4. The Dissertation: Once a student has completed the candidacy examination and has been admitted to Candidacy (i.e., is ABD), he or she begins work on the dissertation. While working on this project, students continue to earn credit hours, typically three credits of dissertation research (Greek or Latin 8999) per semester. The dissertation is the culminating experience of the PhD program, in which the student writes a substantial work of innovative scholarship. The dissertation is developed in close coordination with the student’s advising committee, and it usually becomes the foundation of a student’s professional academic profile.

  •     A.    The Dissertation Committee: The Candidacy Examination Committee will be modified to serve as the Dissertation Committee, though changes can be made to its composition at this stage by the student and advisor in consultation with the DGS. According to University regulations, the chair of the Dissertation Committee must be a member of the Classics Department. The other two members may be from outside the department, but must be OSU faculty. A committee may have more than three members, and professors from outside OSU may be added (this requires special paperwork).


  •     B.    The dissertation prospectus: Each student admitted to Candidacy must submit a written dissertation prospectus to his or her Dissertation Committee within six weeks of completing the candidacy examination. The entire Dissertation Committee needs to provide feedback and approve the prospectus in order for the dissertation to proceed. The student will also arrange with the department's Lecture Committee to make an oral presentation of the prospectus before the department either in the same semester in which the Candidacy Examination is completed or the following semester, but no later.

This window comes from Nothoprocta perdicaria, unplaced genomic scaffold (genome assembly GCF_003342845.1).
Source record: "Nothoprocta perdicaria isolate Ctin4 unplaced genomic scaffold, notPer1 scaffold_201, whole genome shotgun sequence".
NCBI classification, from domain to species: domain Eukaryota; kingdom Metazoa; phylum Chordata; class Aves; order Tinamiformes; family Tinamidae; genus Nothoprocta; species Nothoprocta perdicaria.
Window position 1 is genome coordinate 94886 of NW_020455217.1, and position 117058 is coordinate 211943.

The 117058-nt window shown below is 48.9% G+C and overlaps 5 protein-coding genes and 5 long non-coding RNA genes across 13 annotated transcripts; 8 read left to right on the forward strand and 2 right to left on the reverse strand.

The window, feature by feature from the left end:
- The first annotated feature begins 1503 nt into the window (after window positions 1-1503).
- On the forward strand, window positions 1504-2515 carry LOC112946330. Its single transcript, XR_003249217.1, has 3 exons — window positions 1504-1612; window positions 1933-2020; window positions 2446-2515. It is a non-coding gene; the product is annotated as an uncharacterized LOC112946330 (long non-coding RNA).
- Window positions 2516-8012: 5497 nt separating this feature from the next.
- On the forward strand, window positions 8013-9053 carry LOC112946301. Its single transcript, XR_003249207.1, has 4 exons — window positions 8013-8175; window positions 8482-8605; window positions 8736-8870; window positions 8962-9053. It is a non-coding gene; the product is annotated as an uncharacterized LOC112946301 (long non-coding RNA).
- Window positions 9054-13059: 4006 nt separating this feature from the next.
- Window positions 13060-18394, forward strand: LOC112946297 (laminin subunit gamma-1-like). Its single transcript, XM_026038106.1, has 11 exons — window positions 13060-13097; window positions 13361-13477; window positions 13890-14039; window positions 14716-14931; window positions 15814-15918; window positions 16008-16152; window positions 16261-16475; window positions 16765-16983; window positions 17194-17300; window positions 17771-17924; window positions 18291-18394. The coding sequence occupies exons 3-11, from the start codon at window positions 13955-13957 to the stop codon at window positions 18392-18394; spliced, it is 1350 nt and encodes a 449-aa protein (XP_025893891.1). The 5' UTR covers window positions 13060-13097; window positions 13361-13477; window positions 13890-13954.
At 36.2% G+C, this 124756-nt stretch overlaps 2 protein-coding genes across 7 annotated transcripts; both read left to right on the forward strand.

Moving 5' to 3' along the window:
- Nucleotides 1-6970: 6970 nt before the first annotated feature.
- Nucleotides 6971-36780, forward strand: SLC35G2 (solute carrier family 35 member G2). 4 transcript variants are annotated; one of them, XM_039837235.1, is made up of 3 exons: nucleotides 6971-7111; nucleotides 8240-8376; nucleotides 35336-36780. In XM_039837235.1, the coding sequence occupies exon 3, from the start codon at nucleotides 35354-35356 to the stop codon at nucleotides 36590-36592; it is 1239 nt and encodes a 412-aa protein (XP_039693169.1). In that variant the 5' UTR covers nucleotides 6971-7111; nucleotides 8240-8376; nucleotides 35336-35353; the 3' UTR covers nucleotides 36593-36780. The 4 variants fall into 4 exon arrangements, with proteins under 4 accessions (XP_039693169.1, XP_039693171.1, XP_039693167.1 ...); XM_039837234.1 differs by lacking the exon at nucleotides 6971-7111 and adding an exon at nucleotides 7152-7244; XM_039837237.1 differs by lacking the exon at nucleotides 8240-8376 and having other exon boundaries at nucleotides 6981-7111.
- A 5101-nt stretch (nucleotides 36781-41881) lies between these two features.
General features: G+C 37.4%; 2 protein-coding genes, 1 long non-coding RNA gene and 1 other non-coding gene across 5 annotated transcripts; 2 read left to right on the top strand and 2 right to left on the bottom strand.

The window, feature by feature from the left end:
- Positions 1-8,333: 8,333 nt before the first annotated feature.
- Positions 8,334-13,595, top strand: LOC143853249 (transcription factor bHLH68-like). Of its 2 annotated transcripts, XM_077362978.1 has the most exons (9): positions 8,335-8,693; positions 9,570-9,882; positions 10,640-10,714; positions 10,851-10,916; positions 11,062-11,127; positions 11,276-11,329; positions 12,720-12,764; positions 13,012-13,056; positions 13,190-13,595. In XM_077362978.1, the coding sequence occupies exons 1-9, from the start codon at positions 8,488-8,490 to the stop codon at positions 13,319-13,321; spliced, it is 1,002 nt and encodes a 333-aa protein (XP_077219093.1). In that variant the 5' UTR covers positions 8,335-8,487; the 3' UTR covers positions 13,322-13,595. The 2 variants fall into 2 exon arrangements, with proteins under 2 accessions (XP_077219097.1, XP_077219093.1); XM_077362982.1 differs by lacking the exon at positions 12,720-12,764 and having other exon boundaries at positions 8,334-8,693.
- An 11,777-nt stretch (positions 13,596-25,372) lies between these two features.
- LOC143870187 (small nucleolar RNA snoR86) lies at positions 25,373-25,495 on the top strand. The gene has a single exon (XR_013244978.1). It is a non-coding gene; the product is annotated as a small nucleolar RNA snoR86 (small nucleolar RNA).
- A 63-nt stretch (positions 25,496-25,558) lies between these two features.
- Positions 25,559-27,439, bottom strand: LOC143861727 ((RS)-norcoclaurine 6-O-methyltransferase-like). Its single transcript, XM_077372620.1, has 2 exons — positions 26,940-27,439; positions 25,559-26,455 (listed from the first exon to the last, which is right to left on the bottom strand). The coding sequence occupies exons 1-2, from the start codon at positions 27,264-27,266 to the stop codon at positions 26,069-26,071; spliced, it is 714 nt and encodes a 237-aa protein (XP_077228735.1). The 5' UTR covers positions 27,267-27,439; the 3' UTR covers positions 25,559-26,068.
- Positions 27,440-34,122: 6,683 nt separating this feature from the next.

•     C.    The dissertation: Rules governing the dissertation may be found in the Graduate School Handbook. In accordance with those rules, a student must submit the final copy of his or her dissertation within five years of being admitted to Candidacy.


  •     D.    Final oral examination: Rules governing the final oral examination may be found in the Graduate School Handbook. The following departmental rules and procedures also apply: the final oral examination is held after the dissertation has been approved by all members of the Dissertation Committee. The examination deals intensively with the field of the candidate's dissertation. The dissertation defense will be open to all members of the department and, space permitting, to the general public. The date will be announced in advance and a copy of the submitted dissertation will be made available to faculty and students for previous consultation. Only members of the Dissertation Committee are allowed to be present at the discussion of the candidate's performance and to participate in the decision about the outcome of the examination. The student is considered to have completed the final oral examination successfully only when the decision of the final oral examination committee is unanimously affirmative.

5. Terminal MA: If a student leaves the program before obtaining the PhD, a terminal MA degree may be provided upon the fulfillment of the following requirements: completion of credit hours required by the College to grant an MA degree; completion of specific courses required by our program (consult with the DGS for these); passing at least one of the Greek and Latin examinations at the MA level. If the student has not passed the other language at the MA level, the student may submit a research paper on a topic that engages with texts in that language.